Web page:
posted by Bixby23 at 10:14 AM on June 16, 2002

Same as worldcup2002 - I'm in the same time zone (san francisco). I've been watching all the games on Univision. I do speak Spanish. I've always found the Spanish announcers to be more genuinely enthusiastic about the game. They have actually toned it down since the days of Andres when the narration was often overly dramatic. I remember exclamations like "Ay! Donde esta SIL-VA!" for a mere midfield pass. Basically, less analysis, more emotional outbursts - perhaps its just a Latin thing. I've watched most of the 11:30 games but 4:30 am is just too much, except for the, um, semifinals and finals for which I will have to drink much, much coffee.

posted by vacapinta at 12:42 PM on June 16, 2002

The last match of the day usually comes on live at 7:30 am on ESPN or ESPN2 here in the eastern US time zone, so that's the one I always watch. Since I'm a freelancer, too, my day just begins a bit later during the Cup. On Saturday, ESPN didn't broadcast the Denmark/England match since ABC was to air it, delayed, later that day. Pissed me off for 2 reasons: 1) I had woken up early on a Saturday morning just to watch the match, and 2) I had to avoid the internet all morning and into the afternoon for fear of getting the results of the match. It's been a fantastic cup so far.

posted by armando at 03:26 PM on June 16, 2002

I'm a nightowl by nature, but I'm getting used to 7am starts these days. And yeah, the Guardian. And I'm slowly coming round to ITV's commentary over the BBC's.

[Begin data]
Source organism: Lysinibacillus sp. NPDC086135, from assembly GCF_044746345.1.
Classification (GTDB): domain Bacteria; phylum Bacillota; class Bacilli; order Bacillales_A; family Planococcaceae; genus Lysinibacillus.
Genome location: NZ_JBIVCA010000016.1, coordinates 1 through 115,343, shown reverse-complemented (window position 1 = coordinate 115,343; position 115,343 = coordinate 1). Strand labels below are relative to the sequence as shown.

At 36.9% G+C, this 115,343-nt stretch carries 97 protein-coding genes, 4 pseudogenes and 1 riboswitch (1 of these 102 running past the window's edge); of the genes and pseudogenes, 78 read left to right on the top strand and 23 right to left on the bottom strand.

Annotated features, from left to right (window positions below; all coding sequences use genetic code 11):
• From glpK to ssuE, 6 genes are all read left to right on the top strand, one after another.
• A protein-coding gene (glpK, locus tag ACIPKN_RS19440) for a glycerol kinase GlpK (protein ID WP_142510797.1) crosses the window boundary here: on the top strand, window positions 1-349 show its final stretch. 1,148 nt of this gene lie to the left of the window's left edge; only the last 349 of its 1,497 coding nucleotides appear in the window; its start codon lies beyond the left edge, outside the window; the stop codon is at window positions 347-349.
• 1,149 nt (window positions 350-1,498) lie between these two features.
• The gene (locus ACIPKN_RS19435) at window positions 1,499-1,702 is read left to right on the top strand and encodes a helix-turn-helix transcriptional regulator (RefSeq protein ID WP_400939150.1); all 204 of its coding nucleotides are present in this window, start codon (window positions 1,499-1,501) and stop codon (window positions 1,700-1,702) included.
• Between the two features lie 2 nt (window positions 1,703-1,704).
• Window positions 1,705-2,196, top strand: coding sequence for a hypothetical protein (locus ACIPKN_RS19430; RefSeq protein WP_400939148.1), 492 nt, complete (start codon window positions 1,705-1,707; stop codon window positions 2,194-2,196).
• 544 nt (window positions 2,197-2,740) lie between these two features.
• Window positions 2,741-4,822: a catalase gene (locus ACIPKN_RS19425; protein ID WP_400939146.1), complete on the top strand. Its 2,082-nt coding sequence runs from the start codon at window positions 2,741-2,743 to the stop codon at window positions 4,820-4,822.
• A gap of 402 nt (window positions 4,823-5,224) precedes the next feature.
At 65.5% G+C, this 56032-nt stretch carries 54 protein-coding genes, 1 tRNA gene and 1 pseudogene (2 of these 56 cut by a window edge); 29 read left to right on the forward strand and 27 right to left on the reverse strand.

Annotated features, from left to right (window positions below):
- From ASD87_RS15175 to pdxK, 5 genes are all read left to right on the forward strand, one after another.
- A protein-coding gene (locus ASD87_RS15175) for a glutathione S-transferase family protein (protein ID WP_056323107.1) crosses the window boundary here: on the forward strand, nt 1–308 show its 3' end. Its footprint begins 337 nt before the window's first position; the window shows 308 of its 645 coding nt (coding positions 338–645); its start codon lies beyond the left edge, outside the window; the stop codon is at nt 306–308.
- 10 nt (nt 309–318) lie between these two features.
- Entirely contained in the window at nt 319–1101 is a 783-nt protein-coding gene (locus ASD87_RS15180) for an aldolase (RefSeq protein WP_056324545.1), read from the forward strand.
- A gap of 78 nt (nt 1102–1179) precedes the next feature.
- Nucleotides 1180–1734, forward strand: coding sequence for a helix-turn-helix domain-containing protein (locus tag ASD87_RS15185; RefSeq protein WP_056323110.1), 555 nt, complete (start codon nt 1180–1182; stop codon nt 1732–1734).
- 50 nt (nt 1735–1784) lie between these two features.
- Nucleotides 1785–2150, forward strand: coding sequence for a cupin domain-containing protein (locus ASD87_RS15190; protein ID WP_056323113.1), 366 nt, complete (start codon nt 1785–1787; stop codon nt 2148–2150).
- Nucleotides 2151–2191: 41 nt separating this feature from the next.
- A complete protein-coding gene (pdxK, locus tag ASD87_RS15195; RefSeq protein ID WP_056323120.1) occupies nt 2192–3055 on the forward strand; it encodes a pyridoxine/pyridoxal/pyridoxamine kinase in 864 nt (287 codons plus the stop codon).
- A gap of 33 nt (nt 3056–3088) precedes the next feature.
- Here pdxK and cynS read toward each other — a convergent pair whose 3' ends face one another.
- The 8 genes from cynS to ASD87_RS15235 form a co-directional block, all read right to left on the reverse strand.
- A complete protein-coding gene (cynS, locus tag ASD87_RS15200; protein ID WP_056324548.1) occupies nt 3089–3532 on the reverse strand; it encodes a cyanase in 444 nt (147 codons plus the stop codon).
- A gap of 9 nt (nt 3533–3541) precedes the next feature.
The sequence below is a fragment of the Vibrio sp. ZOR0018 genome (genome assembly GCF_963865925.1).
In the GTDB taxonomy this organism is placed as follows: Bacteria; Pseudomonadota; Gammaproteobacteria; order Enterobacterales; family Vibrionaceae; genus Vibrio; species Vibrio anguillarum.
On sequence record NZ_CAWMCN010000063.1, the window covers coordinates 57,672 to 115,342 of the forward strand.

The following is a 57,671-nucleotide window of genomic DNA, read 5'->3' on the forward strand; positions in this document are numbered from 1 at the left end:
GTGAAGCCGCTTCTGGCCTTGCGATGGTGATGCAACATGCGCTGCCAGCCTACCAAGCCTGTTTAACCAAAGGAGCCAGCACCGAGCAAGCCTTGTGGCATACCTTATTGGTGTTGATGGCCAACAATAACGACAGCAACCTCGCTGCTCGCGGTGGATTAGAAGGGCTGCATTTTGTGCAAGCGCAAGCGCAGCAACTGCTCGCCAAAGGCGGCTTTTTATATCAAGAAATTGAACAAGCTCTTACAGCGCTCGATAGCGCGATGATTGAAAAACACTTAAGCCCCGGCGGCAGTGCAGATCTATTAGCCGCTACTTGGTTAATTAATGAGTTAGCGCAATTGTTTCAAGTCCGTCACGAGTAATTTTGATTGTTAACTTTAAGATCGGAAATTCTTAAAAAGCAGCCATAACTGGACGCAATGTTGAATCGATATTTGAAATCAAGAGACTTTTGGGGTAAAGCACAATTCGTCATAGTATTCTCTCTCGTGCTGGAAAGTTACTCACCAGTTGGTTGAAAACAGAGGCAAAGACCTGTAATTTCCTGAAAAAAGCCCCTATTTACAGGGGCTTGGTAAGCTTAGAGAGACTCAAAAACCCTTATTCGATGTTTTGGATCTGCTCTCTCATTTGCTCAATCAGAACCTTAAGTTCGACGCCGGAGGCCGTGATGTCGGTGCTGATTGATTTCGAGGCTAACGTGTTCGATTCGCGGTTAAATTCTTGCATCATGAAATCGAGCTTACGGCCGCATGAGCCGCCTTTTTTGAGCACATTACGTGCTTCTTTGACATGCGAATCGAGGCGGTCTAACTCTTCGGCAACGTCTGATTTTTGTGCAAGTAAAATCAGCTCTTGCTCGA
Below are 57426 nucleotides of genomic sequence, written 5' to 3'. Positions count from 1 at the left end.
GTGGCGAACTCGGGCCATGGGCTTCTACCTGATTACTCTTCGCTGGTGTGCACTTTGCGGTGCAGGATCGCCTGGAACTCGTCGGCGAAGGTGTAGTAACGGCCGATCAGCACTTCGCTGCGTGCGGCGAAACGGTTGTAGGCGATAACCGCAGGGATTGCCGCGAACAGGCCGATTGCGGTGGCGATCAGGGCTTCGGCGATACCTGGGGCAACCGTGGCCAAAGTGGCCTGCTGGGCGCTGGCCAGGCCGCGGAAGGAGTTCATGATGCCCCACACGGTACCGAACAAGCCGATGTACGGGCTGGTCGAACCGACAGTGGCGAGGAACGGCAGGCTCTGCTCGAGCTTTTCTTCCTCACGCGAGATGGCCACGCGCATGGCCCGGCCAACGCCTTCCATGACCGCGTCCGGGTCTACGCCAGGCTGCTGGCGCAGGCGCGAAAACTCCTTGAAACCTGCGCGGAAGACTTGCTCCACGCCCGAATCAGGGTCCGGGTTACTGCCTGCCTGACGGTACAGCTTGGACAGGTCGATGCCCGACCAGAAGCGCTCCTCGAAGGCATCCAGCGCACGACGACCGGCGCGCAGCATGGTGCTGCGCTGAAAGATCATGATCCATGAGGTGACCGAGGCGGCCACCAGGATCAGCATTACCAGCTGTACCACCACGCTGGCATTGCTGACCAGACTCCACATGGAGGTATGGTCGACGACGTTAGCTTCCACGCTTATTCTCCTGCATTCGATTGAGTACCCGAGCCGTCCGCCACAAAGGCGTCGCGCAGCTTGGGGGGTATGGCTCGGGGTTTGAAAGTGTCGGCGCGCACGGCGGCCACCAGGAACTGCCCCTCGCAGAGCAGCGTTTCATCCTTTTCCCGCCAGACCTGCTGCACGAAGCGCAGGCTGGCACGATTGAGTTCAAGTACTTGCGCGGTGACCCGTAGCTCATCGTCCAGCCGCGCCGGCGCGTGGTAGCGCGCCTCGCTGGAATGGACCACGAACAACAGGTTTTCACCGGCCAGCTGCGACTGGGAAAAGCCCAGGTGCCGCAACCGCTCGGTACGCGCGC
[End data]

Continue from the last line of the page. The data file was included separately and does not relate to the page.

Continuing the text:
posted by etagloh at 05:49 PM on June 16, 2002

I've been catching every match I can live here in California. It's made for some surreal moments at work, as I nod off during meetings. When ESPN/ABC have delayed broadcasts, I've watched them on Univision/Galavision here. I don't mind the Spanish commetary, and have in fact picked up some quite useless Spanish skills over the years. Both the Senegal and Ireland matches were worth every second of lost sleep. I love this Cup!

posted by kafkaesque at 08:23 PM on June 16, 2002

vacapinta, for the semis and final, perhaps you will ... erm ... catch a cold ... or something. koff. ahem. koff. and kafkaesque: i've picked up some mad Spanish skillz too. I know Japon and Corea, I can count to twenty something (onse = eleven, dose, trese, quartose, heh heh heh), and I know what most of the days of the week are. btw, what does "remate" mean? "Rebound"? Does "servicio" mean "pass" or "cross"? Hey, "medio tiempo" means "half-time". My Latin love skills will be complete at the end of the month. "I am worldcup2002, and I will rrrrrrrock your mundial." hahahahaha.

posted by worldcup2002 at 10:46 PM on June 16, 2002

To answer how I am following the World Cup, here are some random (and probably useless) trivia (known in the MBA and Management Consulting circles as 'analysis') I crunched up during the down time between the two second round matches using my uber Excel geekery. First Round Winners and Losers:

  • 2 teams won all their matches: Brazil and Spain. Uruguay (1930), Italy (1938), Brazil (1970) and France (1998) are the only teams to have won the cup without the blemish of a tie or a loss and winning all their matches. Italy tied all three of their group matches in 1982 on their way to winning the cup.
  • 12 teams went unbeaten: Denmark, Senegal, Spain, Brazil, Ireland, Germany, England, Sweden, Mexico, Belgium and hosts South Korea and Japan.
  • 3 teams lost all their matches: China, Slovenia and Saudi Arabia.
  • 25 teams won at least one match.
  • 7 teams did not win a single match: France, Nigeria, Uruguay, Tunisia, China, Slovenia and Saudi Arabia.